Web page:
When it comes to the food industry, millennials get a lot of attention from brands and marketers in terms of what to prioritize or ingredients that may emerge as the next big trend. But they shouldn't get all the attention.
A recent report from Packaged Facts shows that while millennials make up the single largest segment of the "Trendsetter Foodie" population at 36 percent, baby boomers are just behind that at 32 percent. For food companies and retailers, ignoring such a significant chunk of the population that ultimately defines food trends can be a costly mistake.
Because millennials are young, they typically have lower earnings and therefore less buying capacity than older shoppers. Trendsetter Foodies, the report found, are likely to have a household income either below $50,000 or above $150,000; the millennials dominate the former group, and the baby boomers the latter.
For the most part, compared to the general (non-"Foodie") population, trendsetting boomers and millennials are remarkably similar when it comes to food. But there are some defining characteristics of trendsetting baby boomers that are important for brands to take note of.
Boomers, defined in the report as between the ages of 50 and 69, are more likely to be female, non-Hispanic white, live in relatively small households in smaller cities, towns or rural areas, and are less likely employed full-time. They are less likely than millennials to always think of calories in what they eat but more likely to diet on an ongoing basis to lose weight—although they’re less likely to try diets when they just come out.
They also haven't kept up with some of the defining traits of a millennial foodie: Boomers aren't quite as interested in gourmet, foreign and heavily-spiced foods as millennials. Where they excel is in wanting to know as much as possible about ingredients before buying a product and avoiding artificial additives. They also don't indulge in unhealthy foods quite as often.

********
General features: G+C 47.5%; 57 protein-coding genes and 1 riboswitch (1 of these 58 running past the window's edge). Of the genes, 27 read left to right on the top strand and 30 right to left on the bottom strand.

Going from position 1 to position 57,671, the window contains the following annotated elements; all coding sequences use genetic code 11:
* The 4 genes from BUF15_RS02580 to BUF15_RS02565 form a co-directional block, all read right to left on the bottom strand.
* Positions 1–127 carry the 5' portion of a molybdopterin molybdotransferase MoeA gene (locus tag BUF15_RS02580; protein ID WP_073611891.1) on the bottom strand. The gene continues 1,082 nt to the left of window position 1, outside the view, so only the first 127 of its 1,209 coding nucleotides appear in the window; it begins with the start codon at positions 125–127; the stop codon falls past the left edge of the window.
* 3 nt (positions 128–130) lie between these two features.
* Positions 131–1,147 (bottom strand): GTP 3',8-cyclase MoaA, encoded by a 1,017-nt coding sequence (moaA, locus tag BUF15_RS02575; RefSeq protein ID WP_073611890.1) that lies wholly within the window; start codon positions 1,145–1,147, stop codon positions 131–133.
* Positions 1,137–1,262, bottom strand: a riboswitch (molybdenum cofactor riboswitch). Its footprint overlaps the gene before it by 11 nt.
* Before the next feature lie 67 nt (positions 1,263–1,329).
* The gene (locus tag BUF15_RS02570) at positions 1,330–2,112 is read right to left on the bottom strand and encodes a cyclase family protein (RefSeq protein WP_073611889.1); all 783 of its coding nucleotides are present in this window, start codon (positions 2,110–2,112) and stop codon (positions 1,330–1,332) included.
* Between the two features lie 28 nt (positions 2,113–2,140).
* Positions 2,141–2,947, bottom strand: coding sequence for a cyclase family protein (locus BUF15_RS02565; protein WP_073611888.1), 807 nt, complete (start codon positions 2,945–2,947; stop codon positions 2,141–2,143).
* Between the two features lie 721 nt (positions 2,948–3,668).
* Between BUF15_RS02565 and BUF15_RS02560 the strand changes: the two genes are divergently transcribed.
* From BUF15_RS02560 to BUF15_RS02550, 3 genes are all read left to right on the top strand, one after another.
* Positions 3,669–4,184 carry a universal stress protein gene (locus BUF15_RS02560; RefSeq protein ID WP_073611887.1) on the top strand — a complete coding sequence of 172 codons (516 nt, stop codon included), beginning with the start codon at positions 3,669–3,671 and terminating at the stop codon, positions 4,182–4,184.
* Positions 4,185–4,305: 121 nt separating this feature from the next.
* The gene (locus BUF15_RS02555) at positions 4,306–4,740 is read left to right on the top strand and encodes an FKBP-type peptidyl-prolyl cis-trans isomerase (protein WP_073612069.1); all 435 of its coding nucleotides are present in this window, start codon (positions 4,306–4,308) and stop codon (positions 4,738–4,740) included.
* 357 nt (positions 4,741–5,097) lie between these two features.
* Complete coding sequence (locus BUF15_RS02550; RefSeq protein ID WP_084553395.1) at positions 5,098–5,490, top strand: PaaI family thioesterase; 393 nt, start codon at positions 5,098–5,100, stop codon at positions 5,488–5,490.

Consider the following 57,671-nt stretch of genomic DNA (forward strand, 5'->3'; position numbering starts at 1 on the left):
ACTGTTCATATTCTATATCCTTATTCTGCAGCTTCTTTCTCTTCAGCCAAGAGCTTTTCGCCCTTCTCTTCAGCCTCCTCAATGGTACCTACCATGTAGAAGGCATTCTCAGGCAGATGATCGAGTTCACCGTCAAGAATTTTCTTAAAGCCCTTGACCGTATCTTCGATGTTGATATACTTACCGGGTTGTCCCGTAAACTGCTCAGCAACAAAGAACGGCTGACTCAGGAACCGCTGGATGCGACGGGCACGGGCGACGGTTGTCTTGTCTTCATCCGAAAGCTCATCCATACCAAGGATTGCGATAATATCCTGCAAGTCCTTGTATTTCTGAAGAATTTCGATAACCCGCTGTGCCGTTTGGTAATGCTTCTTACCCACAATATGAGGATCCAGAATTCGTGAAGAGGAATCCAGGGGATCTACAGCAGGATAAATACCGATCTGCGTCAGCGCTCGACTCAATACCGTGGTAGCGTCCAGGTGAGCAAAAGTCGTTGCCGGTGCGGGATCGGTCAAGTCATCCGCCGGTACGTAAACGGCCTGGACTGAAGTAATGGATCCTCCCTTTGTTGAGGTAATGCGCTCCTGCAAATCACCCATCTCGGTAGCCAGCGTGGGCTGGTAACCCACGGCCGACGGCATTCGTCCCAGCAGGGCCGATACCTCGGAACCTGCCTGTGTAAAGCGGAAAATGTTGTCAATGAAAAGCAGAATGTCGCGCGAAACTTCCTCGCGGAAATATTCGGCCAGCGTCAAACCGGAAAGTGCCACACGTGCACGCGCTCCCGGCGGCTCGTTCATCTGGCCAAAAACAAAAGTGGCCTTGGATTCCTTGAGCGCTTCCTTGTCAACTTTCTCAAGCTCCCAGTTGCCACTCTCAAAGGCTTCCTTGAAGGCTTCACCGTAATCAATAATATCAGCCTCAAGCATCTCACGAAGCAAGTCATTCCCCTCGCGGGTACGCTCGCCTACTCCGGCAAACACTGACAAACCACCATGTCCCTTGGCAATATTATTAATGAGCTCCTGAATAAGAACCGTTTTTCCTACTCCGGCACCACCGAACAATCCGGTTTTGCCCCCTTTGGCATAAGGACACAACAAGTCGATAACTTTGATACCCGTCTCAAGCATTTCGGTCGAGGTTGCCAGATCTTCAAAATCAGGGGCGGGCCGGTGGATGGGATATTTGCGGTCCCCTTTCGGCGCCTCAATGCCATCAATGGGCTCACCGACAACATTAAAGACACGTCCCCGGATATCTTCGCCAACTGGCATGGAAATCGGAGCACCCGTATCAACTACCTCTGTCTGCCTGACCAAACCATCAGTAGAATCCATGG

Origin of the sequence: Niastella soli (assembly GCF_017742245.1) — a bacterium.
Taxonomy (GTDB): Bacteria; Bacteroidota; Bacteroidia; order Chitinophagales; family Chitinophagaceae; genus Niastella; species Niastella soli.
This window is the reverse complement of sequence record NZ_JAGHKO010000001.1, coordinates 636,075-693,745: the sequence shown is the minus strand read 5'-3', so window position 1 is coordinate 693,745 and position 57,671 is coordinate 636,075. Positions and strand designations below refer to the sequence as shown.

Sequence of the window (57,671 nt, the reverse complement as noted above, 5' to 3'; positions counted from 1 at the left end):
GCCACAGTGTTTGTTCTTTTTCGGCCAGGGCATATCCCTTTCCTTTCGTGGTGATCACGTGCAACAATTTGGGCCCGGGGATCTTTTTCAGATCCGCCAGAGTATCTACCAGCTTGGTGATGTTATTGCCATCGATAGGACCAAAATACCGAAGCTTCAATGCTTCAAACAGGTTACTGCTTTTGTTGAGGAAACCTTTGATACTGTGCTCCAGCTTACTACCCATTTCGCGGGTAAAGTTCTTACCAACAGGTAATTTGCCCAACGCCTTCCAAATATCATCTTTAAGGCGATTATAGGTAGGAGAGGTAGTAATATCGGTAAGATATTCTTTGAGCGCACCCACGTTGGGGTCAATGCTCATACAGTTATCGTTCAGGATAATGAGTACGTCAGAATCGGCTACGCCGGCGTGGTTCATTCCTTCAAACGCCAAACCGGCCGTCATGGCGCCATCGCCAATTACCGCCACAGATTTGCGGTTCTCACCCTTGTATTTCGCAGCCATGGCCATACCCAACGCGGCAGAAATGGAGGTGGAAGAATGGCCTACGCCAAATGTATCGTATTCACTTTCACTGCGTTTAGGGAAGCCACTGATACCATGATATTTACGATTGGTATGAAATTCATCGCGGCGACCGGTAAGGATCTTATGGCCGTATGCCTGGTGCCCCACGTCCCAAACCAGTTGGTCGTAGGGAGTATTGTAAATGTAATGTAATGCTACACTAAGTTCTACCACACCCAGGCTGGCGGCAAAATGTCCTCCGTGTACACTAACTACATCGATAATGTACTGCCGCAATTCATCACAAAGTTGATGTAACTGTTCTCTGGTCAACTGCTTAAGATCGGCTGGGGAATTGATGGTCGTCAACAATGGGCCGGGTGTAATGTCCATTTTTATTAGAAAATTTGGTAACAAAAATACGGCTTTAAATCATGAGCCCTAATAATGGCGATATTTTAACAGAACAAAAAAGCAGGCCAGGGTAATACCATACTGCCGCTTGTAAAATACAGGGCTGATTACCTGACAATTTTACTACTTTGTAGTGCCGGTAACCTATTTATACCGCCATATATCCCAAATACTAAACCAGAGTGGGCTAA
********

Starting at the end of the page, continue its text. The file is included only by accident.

Says the report:
While Trendsetter Foodies are heavily engaged in weight management, they also allow themselves some leeway when it comes to indulging from time to time. Trendsetter Foodies under the age of 50 are much more likely to agree with the statement “I like to treat myself to foods not good for me.”
It's no surprise, then, that 53 percent of boomers responded that they often feel they overeat, compared with 59 percent of millennials.
The takeaway for brands and retailers is to keep this crucial segment of the market in mind when messaging and designing products. Trendsetting boomers and millennials both prioritize organic, but it may help to market products that may appeal more to boomers in the first place—products with milder flavors, for example—with claims tailored to this particular generation—"free of artificial additives" might be one. For retailers, maybe there are implications for in-store messaging, or targeted sale specials that can attract boomers via a weekly flyer.
The specifics will be up to the brand and retailer, but the overall message is: Millennials are important, but they're not the only ones who are shopping for food. Don’t treat the rest of the population like they don’t matter!